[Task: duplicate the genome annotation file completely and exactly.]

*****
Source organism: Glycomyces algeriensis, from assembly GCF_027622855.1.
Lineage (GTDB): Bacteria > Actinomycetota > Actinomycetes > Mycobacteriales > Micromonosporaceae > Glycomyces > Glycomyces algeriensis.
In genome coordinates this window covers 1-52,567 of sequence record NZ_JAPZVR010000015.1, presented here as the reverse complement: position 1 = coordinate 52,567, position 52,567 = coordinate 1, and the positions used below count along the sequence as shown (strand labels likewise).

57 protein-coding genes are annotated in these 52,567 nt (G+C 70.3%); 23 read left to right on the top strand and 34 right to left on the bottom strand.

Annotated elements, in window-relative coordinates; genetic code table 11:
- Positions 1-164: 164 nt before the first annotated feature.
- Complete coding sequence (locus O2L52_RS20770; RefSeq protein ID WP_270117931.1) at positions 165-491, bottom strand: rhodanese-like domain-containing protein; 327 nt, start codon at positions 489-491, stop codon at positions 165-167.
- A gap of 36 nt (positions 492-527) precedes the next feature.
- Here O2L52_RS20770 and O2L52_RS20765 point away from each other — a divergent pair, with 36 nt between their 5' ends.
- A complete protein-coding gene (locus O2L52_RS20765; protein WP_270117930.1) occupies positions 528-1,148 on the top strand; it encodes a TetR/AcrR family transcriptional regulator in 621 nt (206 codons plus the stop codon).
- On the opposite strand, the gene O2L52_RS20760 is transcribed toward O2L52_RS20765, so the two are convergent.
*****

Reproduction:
Source organism: Glycomyces algeriensis, from assembly GCF_027622855.1.
Lineage (GTDB): Bacteria > Actinomycetota > Actinomycetes > Mycobacteriales > Micromonosporaceae > Glycomyces > Glycomyces algeriensis.
In genome coordinates this window covers 1-52,567 of sequence record NZ_JAPZVR010000015.1, presented here as the reverse complement: position 1 = coordinate 52,567, position 52,567 = coordinate 1, and the positions used below count along the sequence as shown (strand labels likewise).

57 protein-coding genes are annotated in these 52,567 nt (G+C 70.3%); 23 read left to right on the top strand and 34 right to left on the bottom strand.

Annotated elements, in window-relative coordinates; genetic code table 11:
- Positions 1-164: 164 nt before the first annotated feature.
- Complete coding sequence (locus O2L52_RS20770; RefSeq protein ID WP_270117931.1) at positions 165-491, bottom strand: rhodanese-like domain-containing protein; 327 nt, start codon at positions 489-491, stop codon at positions 165-167.
- A gap of 36 nt (positions 492-527) precedes the next feature.
- Here O2L52_RS20770 and O2L52_RS20765 point away from each other — a divergent pair, with 36 nt between their 5' ends.
- A complete protein-coding gene (locus O2L52_RS20765; protein WP_270117930.1) occupies positions 528-1,148 on the top strand; it encodes a TetR/AcrR family transcriptional regulator in 621 nt (206 codons plus the stop codon).
- On the opposite strand, the gene O2L52_RS20760 is transcribed toward O2L52_RS20765, so the two are convergent.